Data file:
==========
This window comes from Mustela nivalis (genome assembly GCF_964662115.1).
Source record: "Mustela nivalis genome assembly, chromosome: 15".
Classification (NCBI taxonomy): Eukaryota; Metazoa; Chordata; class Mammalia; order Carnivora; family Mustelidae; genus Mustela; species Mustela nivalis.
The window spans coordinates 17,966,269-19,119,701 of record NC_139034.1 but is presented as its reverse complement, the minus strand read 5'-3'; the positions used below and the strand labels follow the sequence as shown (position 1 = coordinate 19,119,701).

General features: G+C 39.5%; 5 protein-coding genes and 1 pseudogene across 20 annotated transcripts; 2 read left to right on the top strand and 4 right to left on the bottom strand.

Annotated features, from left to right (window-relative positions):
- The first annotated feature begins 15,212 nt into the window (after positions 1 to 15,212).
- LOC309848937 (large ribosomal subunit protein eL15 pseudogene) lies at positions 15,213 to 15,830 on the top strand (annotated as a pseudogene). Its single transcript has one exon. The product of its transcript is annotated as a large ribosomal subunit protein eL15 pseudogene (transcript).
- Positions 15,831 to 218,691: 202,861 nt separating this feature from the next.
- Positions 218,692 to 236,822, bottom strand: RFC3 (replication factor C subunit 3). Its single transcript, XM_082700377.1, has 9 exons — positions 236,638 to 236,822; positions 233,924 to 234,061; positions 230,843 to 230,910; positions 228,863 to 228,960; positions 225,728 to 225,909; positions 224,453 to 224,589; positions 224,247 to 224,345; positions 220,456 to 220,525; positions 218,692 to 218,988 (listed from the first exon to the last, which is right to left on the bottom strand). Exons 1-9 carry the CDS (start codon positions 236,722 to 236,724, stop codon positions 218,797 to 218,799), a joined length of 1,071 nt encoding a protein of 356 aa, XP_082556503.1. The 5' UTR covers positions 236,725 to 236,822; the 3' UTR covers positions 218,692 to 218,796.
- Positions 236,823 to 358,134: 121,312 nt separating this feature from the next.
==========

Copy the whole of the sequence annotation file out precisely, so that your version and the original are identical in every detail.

This window comes from Mustela nivalis (genome assembly GCF_964662115.1).
Source record: "Mustela nivalis genome assembly, chromosome: 15".
Classification (NCBI taxonomy): Eukaryota; Metazoa; Chordata; class Mammalia; order Carnivora; family Mustelidae; genus Mustela; species Mustela nivalis.
The window spans coordinates 17,966,269-19,119,701 of record NC_139034.1 but is presented as its reverse complement, the minus strand read 5'-3'; the positions used below and the strand labels follow the sequence as shown (position 1 = coordinate 19,119,701).

General features: G+C 39.5%; 5 protein-coding genes and 1 pseudogene across 20 annotated transcripts; 2 read left to right on the top strand and 4 right to left on the bottom strand.

Annotated features, from left to right (window-relative positions):
- The first annotated feature begins 15,212 nt into the window (after positions 1 to 15,212).
- LOC309848937 (large ribosomal subunit protein eL15 pseudogene) lies at positions 15,213 to 15,830 on the top strand (annotated as a pseudogene). Its single transcript has one exon. The product of its transcript is annotated as a large ribosomal subunit protein eL15 pseudogene (transcript).
- Positions 15,831 to 218,691: 202,861 nt separating this feature from the next.
- Positions 218,692 to 236,822, bottom strand: RFC3 (replication factor C subunit 3). Its single transcript, XM_082700377.1, has 9 exons — positions 236,638 to 236,822; positions 233,924 to 234,061; positions 230,843 to 230,910; positions 228,863 to 228,960; positions 225,728 to 225,909; positions 224,453 to 224,589; positions 224,247 to 224,345; positions 220,456 to 220,525; positions 218,692 to 218,988 (listed from the first exon to the last, which is right to left on the bottom strand). Exons 1-9 carry the CDS (start codon positions 236,722 to 236,724, stop codon positions 218,797 to 218,799), a joined length of 1,071 nt encoding a protein of 356 aa, XP_082556503.1. The 5' UTR covers positions 236,725 to 236,822; the 3' UTR covers positions 218,692 to 218,796.
- Positions 236,823 to 358,134: 121,312 nt separating this feature from the next.